The 2010 World Cup saw Australia finish the group stage with the same 1-1-1 record as it did in 2006 to end level with Ghana on four points apiece, but the African nation advanced to the knockout round with a superior goal difference.
The next logical step for Australia is to establish itself in the knockout round, but given the nation's extremely difficult draw, it may have to wait another four years to make some noise on the biggest stage.
The Socceroos were placed in Group B along with Spain, the Netherlands and Chile, a stacked collection of teams that undoubtedly makes Ange Postecoglou's men massive underdogs.
The inexperience in Australia's squad certainly won't help matters.
Tim Cahill and Mark Bresciano are the only two members of the team with more than 50 caps, making them two of the country's most important pieces.
Cahill has featured for Australia in 2006 and 2010 and even became the first Australian player to score in World Cup play by netting two goals against Japan on June 12, 2006.
The 34-year-old has been plying his trade in Major League Soccer for Red Bull New York, but he has gained plenty of top-level experience through his time with Everton in the English Premier League.
Bresciano, also 34, boasts a great deal of experience in Serie A having represented the likes of Parma, Palermo and Lazio, but he has not played in Italy's top flight since 2011. He has since toiled in Middle Eastern club football, playing for Al Nasr until 2012 before making the switch to Qatar to join up with Al-Gharafa.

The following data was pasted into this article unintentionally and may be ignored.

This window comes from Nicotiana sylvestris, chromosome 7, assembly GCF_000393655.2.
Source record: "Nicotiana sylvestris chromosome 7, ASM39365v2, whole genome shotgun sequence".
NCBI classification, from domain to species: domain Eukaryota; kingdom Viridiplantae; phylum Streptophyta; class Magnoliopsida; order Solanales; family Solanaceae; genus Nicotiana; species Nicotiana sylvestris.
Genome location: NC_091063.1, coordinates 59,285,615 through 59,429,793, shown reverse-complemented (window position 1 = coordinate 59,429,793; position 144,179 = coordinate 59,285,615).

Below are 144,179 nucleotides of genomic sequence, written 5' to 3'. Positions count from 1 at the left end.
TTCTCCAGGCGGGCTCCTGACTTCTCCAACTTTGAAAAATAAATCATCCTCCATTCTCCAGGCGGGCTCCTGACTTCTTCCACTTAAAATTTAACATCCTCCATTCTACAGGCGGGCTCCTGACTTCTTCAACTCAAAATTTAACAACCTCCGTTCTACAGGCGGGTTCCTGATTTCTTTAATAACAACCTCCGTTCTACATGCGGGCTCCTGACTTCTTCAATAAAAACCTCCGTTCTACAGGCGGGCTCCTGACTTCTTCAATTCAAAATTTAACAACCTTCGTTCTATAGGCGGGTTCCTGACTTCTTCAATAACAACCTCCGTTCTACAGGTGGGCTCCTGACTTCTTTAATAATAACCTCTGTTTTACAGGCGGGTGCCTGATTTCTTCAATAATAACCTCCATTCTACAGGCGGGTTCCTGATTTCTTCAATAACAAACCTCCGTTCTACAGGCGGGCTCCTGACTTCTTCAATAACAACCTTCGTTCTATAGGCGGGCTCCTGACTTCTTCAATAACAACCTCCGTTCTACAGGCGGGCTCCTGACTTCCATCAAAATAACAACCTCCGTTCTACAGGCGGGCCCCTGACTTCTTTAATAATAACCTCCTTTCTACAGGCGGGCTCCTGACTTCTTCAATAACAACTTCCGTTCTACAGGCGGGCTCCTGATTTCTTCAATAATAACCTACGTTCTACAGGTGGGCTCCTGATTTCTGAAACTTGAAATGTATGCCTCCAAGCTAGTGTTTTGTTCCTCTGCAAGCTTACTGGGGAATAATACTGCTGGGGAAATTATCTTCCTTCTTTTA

Mile Jedinak is another key player for Australia. The 29-year-old is the nation's captain and is coming off of an impressive season with Crystal Palace. He will be tasked with guiding the Socceroos from his holding position in the center of midfield.
But Australia lacks any sort of experience at the back, specifically in goal. Mark Schwarzer, the nation's all-time leader in appearances with 109 caps, was last capped on September 8, 2013. His absence raises major questions as to how Australia can fill the leadership void as no goalkeeper on the squad has made more than eight international appearances.
Tommy Oar is a player to monitor over the course of the tournament. The 22- year-old winger is a bright prospect and can create opportunities by running at players, but with so much collective inexperience in the team, it's doubtful that it will help the Socceroos avoid a quick exit.